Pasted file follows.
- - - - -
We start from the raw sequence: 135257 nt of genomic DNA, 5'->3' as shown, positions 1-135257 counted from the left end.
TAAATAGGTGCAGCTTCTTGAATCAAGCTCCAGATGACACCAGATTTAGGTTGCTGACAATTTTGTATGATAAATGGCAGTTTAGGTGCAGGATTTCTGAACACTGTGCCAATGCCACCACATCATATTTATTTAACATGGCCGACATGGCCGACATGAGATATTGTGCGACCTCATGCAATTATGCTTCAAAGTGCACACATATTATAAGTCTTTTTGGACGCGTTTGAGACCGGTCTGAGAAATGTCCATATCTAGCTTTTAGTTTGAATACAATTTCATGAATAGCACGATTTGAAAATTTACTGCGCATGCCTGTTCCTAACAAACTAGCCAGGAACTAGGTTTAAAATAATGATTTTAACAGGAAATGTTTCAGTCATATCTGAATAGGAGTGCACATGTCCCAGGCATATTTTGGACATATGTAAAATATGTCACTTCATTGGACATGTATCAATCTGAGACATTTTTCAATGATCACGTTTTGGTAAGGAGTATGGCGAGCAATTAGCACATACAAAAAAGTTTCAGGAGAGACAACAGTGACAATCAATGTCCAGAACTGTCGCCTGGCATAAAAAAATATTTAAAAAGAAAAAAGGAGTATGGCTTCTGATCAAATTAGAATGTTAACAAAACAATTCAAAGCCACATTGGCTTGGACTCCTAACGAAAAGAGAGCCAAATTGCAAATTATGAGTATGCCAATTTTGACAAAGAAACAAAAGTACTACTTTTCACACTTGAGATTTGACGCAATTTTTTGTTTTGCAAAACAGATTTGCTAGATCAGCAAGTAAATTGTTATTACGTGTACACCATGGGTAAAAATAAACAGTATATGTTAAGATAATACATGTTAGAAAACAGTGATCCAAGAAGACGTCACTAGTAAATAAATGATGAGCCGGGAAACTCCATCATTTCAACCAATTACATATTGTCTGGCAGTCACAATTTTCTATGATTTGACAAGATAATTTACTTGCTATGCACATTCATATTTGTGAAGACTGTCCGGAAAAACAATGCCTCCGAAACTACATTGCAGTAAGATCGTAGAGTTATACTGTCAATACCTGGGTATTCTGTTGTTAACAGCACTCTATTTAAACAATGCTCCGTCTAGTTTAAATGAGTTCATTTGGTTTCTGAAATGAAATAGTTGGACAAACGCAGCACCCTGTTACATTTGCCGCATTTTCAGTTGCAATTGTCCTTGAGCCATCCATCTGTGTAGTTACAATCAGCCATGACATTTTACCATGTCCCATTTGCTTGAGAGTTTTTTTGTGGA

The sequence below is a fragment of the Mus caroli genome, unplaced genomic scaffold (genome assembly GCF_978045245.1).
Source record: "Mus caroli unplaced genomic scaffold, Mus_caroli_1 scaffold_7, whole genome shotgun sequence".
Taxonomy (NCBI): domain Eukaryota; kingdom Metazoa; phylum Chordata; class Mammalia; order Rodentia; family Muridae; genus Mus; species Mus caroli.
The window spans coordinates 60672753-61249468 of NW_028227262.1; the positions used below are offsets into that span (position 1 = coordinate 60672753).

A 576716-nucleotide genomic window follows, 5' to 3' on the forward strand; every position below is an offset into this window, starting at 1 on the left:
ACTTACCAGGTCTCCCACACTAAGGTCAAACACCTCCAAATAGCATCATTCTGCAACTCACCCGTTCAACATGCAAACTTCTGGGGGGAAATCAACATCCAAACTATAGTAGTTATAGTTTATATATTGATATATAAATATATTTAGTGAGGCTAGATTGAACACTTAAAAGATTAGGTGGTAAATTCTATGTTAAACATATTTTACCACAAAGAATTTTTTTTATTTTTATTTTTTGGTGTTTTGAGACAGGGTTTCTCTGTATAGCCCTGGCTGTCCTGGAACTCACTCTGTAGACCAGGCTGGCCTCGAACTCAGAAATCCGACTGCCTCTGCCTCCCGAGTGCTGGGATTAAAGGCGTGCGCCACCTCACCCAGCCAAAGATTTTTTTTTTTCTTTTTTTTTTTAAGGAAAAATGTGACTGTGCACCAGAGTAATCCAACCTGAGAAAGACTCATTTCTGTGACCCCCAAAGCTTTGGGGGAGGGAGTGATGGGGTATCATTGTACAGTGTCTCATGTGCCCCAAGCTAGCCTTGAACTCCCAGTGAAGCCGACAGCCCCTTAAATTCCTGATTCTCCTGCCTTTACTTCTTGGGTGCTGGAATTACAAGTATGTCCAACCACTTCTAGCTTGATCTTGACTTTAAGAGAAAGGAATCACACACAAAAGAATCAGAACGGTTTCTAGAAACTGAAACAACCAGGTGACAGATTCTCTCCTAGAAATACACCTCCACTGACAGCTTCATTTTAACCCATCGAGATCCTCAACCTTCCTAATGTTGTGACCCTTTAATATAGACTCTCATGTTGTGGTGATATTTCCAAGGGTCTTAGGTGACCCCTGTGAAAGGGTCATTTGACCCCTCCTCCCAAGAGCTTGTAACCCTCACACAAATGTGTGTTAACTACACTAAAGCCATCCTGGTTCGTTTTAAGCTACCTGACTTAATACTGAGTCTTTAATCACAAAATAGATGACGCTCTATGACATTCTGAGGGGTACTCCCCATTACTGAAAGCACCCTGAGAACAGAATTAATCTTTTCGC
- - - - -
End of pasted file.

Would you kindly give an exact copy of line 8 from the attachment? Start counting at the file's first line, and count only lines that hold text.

ACTTACCAGGTCTCCCACACTAAGGTCAAACACCTCCAAATAGCATCATTCTGCAACTCACCCGTTCAACATGCAAACTTCTGGGGGGAAATCAACATCCAAACTATAGTAGTTATAGTTTATATATTGATATATAAATATATTTAGTGAGGCTAGATTGAACACTTAAAAGATTAGGTGGTAAATTCTATGTTAAACATATTTTACCACAAAGAATTTTTTTTATTTTTATTTTTTGGTGTTTTGAGACAGGGTTTCTCTGTATAGCCCTGGCTGTCCTGGAACTCACTCTGTAGACCAGGCTGGCCTCGAACTCAGAAATCCGACTGCCTCTGCCTCCCGAGTGCTGGGATTAAAGGCGTGCGCCACCTCACCCAGCCAAAGATTTTTTTTTTTCTTTTTTTTTTTAAGGAAAAATGTGACTGTGCACCAGAGTAATCCAACCTGAGAAAGACTCATTTCTGTGACCCCCAAAGCTTTGGGGGAGGGAGTGATGGGGTATCATTGTACAGTGTCTCATGTGCCCCAAGCTAGCCTTGAACTCCCAGTGAAGCCGACAGCCCCTTAAATTCCTGATTCTCCTGCCTTTACTTCTTGGGTGCTGGAATTACAAGTATGTCCAACCACTTCTAGCTTGATCTTGACTTTAAGAGAAAGGAATCACACACAAAAGAATCAGAACGGTTTCTAGAAACTGAAACAACCAGGTGACAGATTCTCTCCTAGAAATACACCTCCACTGACAGCTTCATTTTAACCCATCGAGATCCTCAACCTTCCTAATGTTGTGACCCTTTAATATAGACTCTCATGTTGTGGTGATATTTCCAAGGGTCTTAGGTGACCCCTGTGAAAGGGTCATTTGACCCCTCCTCCCAAGAGCTTGTAACCCTCACACAAATGTGTGTTAACTACACTAAAGCCATCCTGGTTCGTTTTAAGCTACCTGACTTAATACTGAGTCTTTAATCACAAAATAGATGACGCTCTATGACATTCTGAGGGGTACTCCCCATTACTGAAAGCACCCTGAGAACAGAATTAATCTTTTCGC